Queen Elizabeth Park - Vancouver

by Jenavieve


You know, when I get married I'm gonna wear a long white dress with a band of daisies in my hair and sparkly white shoes.  I'll be the prettiest bride in the whole world.  After the ceremony my husband (someone rich and handsome) and I will get our wedding pictures taken at one of the prettiest places I've know of - Queen Elizabeth Park.  It has the perfect spot for pictures: a small bridge with a waterfall behind it.  How romantic.  There's also a sunken garden, which looks cool from the top, especially when you imagine you're Harry Potter swooping down into it on his broomstick.  My favourite place though is the Bloedel Floral Conservatory - not because I love plants, but the birds in there are really neat.  They have some exotic ones I've never seen before.

Mom and Dad of course, like doing the boring stuff.  I mean who wants to look at the picturesque view-even if you are 500 feet in the air and can see all of Vancouver, plus the North Shore mountains.  Anyway, once you get past the viewing area, there's still lots to do at Queen Elizabeth Park: pitch and putt golf, Frisbee golf, have a picnic, or do what Coleman likes to do - chase the ducks in the duck pond (which is a no-no).

Age group:

Dad says you have to be at least 25 years old to go to Queen Elizabeth Park.  He must be joking, because I'm 9 and Coleman is 3, and nobody has asked us for I.D.

Expense rating:

If you're looking for a cheap outing, Queen Elizabeth Park is the place to go.  It's absolutely, positively free except for the Bloedel Conservatory, which costs only $3.50 for adults and $1.65 for kids.


If you like looking at gardens you should definitely go to Queen Elizabeth Park.  We took my Mom's aunt and uncle from Holland there and they said it was, in Dutch, "prettige" (that means beautiful).  When you get bored of looking at flowers and shrubs, you can head over to the grassy slope facing Cambie Street and play tag or have a BBQ.


My biggest beef with Queen Elizabeth Park is that it's a lookey-lou type of place.  You can't just turn your kids loose in there.  It has paths you need to stay on, and you're not allowed to pick the flowers.

One other small problem that may not even be a problem in your family (but it was in ours) is that your parents may start to argue on the way home.  I overhead Mom say, "Maybe we should hire a gardener to clean up our mess."  Dad made the mistake of saying, "We don't need one - you have lots of time to do it."  You can pretty well guess the rest.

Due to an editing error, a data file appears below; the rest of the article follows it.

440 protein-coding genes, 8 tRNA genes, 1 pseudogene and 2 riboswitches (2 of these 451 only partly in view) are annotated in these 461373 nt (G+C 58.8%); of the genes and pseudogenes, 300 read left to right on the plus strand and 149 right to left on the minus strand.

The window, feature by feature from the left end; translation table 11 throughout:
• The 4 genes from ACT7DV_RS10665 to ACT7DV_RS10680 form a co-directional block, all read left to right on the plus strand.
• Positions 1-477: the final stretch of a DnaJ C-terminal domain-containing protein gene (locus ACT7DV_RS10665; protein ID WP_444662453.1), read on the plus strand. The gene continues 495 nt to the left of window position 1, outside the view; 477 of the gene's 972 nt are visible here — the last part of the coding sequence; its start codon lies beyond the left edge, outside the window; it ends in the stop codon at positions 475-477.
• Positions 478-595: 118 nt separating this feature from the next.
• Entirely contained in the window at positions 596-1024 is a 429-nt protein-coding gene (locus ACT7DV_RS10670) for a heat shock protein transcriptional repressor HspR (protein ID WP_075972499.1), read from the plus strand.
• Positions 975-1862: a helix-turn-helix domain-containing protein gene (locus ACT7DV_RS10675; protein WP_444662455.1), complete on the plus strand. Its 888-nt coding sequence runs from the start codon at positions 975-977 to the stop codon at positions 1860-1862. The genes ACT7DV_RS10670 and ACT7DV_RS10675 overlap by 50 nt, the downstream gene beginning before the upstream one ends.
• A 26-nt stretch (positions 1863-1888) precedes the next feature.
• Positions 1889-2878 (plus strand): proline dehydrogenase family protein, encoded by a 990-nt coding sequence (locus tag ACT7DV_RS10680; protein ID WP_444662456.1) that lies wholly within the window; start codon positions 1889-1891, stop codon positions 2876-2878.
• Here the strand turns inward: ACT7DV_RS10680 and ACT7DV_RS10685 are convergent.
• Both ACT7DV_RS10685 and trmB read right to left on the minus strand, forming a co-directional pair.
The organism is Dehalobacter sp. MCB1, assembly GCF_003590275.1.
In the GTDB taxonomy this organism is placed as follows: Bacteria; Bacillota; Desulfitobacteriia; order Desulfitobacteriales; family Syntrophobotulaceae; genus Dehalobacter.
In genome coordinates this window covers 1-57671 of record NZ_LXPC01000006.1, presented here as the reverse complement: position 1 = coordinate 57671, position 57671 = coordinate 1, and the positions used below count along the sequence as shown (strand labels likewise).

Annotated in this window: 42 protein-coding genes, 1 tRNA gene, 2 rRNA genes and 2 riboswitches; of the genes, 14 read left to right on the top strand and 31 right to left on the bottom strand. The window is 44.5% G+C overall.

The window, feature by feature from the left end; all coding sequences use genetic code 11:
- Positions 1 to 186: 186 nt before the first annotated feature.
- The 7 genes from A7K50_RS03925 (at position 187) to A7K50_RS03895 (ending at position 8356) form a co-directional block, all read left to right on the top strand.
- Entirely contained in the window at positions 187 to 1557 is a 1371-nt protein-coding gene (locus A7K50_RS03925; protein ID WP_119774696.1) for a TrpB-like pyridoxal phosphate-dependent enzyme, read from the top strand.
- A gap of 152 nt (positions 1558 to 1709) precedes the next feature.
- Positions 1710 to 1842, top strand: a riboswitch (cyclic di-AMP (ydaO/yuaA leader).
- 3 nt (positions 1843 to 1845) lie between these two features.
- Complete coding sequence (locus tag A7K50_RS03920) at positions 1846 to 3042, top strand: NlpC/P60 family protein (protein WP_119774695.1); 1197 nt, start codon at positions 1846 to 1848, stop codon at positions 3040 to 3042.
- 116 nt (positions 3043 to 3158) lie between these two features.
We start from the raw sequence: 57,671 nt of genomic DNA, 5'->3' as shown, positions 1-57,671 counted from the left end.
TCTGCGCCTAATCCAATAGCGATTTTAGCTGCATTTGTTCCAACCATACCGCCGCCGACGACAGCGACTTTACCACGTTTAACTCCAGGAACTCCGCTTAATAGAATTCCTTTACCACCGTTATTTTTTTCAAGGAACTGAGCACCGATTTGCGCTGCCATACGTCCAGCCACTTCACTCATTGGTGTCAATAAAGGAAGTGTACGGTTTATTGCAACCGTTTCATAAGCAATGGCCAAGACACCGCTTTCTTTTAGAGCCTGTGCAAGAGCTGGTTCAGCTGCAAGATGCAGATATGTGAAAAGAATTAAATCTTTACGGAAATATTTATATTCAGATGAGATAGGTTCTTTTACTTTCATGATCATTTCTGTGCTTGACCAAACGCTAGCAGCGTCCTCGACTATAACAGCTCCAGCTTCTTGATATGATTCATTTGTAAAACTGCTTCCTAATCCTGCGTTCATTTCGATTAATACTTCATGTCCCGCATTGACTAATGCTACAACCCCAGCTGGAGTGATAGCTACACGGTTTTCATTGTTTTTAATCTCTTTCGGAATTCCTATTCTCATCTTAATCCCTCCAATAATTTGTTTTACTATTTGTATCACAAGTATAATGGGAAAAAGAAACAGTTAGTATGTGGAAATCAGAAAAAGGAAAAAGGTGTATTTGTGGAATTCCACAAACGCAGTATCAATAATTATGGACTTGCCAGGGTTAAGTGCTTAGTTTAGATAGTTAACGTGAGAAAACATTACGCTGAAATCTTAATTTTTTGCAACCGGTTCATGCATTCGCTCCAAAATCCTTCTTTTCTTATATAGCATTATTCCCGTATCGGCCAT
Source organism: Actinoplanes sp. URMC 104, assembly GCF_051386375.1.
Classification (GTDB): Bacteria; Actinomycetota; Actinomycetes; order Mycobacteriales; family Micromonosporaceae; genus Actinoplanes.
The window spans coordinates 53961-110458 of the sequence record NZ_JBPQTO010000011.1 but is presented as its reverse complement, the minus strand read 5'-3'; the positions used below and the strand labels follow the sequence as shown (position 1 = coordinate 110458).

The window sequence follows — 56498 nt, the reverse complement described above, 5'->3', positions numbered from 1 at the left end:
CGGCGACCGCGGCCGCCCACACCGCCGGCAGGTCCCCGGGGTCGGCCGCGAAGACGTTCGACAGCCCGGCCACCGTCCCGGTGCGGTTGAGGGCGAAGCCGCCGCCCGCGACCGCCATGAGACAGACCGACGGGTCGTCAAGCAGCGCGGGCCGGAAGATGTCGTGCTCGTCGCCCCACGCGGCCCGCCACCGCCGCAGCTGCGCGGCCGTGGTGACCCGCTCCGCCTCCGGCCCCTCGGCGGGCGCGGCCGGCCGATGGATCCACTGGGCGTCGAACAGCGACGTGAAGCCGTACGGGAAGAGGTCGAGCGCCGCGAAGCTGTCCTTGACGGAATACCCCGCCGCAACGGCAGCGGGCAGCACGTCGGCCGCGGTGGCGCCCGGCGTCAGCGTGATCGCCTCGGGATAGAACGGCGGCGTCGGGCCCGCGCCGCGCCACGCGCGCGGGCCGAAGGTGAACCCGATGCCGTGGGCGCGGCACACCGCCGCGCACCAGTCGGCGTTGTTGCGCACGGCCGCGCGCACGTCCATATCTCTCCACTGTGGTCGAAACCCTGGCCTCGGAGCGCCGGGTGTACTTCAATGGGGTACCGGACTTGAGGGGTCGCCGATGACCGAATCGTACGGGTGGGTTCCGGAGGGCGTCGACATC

You can't miss Queen Elizabeth Park if you go along Cambie Street.  Just count the cross avenues until you get to 33 and you'll be there.  The park and Bloedel Conservatory are open every day.  If you have any questions phone 604-257-8584.  The Bloedel Conservatory admission costs: adults $3.50, seniors $2.00, under 18 $1.65.  The Conservatory is open daily from 10 am - 5:30 pm. Queen Elizabeth Park




I guess you could walk around the park in the winter, but it wouldn't be as pretty as the spring and summer.  Plus, who wants to have a picnic in the rain.

Educational highlights:

Dad told me that Queen Elizabeth Park is one the highest points in the city of Vancouver.  That's why people call it Little Mountain, because it's 500 feet tall.  According to Dad, Queen Elizabeth Park may even be an extinct volcano.  Don't worry, it's not going to blow up while you're on there because the volcano died a long time ago.

Fun for the adult?:

For some weird reason most grown-ups like looking at gardens.  I can't figure it out.  What's the big deal about a garden sunken down a hill or a bunch of different coloured roses that smell nice?  As Mom says, "Maybe you're not old enough to appreciate the beauty of Queen Elizabeth Park."  She's probably right.  I need to get married first.